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0809 scam PDF Print E-mail

Is this a real scam or just alarmist? 

Origins:   Although the basics of the "809 area code" scam were once real, this item has also become one of the most relentlessly overpublicized instances of online scarelore, with dire warnings all out of proportion to the scam's rate of occurrence and potential for damage having continuously circulated on the Internet for the better part of a decade. 

Specifically, four important pieces of information to note about this scam are:

  • Not every phone number in the 809 area code is part of this scam, and calling such a number will not necessarily result in exorbitantly large charges on your phone bill. Most numbers within the 809 area code are ordinary, legitimate phone numbers within the Dominican Republic.
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  • This scam has been used with other area codes besides 809.
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  • The amounts of money involved have become greatly exaggerated as this warning has circulated on the Internet.
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  • This scam is no longer very common, and the average U.S. resident is unlikely to ever encounter it.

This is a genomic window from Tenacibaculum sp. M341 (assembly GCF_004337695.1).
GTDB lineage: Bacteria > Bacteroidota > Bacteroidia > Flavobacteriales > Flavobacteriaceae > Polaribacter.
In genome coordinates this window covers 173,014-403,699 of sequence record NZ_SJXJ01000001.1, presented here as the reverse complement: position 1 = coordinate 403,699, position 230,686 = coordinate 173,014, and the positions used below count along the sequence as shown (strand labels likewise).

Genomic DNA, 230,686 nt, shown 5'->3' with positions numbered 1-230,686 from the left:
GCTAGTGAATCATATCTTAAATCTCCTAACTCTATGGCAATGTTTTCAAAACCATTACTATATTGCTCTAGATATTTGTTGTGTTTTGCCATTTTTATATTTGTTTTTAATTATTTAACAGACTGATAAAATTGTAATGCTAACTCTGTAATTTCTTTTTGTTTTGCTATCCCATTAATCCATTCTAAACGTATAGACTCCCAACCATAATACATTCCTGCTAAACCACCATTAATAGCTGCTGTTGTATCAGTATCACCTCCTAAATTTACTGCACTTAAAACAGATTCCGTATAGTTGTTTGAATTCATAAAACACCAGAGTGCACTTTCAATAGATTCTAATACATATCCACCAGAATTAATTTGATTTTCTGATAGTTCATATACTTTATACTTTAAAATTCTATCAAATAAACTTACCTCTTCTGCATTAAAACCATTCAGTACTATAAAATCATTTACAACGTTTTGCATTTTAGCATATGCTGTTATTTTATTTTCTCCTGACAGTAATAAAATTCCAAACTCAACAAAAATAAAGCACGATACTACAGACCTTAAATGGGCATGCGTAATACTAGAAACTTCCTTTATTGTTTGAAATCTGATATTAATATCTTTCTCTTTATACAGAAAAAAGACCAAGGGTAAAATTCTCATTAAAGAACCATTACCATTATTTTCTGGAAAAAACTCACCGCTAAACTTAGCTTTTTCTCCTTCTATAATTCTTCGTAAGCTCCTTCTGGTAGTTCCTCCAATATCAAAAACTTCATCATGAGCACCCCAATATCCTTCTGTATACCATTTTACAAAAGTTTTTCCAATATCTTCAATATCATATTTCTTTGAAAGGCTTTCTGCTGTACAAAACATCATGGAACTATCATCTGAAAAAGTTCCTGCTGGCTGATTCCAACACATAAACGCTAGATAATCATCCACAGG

The scheme preyed upon U.S. and Canadian residents unfamiliar with the complexities of the phone system back when North American area codes were first assigned to outlying territories. Most North American residents at the time expected that when they placed a call to Telephonea standard area code + exchange + phone number combination (e.g., 213-555-1212), they were calling a person or entity located in the U.S. or Canada, as most phone connections outside those countries required the caller to first enter a country code, then a number generally different in format from the standard we're used to. However, some foreign territories and countries (such as the Dominican Republic and the British Virgin Islands) have also since been assigned North American-like area codes, and therefore their phone numbers began to look like the "standard" phone numbers we're used to. Scammers used a variety of schemes to dupe Americans into calling these numbers by sending messages to pagers, fax machines, e-mail addresses, or answering machines, accompanied by notifications that the recipients needed to call or fax them back because:

  • They have won sweepstakes or lottery prizes they must call to claim.
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  • A family member is desperately ill or injured.
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  • A bill or credit card debt is past due and needs to straightened out immediately to avoid collection action or an endangered credit rating.
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  • They are being offered solicitations to become "mystery shoppers" who will be well compensated for a few hours work per day. (The "applicants" are kept on the phone through a lengthy sign-up procedure that never results in anyone's getting a job.)
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  • They are being considered for employment and must transmit lengthy forms covering quotations on proposed jobs or information about their services and prices.